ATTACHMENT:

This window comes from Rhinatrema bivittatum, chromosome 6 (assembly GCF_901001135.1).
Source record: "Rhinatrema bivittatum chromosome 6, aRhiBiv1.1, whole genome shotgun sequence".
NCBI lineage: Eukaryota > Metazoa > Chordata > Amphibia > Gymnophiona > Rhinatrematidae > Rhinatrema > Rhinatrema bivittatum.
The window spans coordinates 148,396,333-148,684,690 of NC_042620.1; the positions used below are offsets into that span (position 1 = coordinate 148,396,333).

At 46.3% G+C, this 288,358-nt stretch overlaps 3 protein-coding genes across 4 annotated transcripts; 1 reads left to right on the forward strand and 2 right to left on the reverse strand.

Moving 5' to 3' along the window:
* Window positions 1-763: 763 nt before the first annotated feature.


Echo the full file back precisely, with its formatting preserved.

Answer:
This window comes from Rhinatrema bivittatum, chromosome 6 (assembly GCF_901001135.1).
Source record: "Rhinatrema bivittatum chromosome 6, aRhiBiv1.1, whole genome shotgun sequence".
NCBI lineage: Eukaryota > Metazoa > Chordata > Amphibia > Gymnophiona > Rhinatrematidae > Rhinatrema > Rhinatrema bivittatum.
The window spans coordinates 148,396,333-148,684,690 of NC_042620.1; the positions used below are offsets into that span (position 1 = coordinate 148,396,333).

At 46.3% G+C, this 288,358-nt stretch overlaps 3 protein-coding genes across 4 annotated transcripts; 1 reads left to right on the forward strand and 2 right to left on the reverse strand.

Moving 5' to 3' along the window:
* Window positions 1-763: 763 nt before the first annotated feature.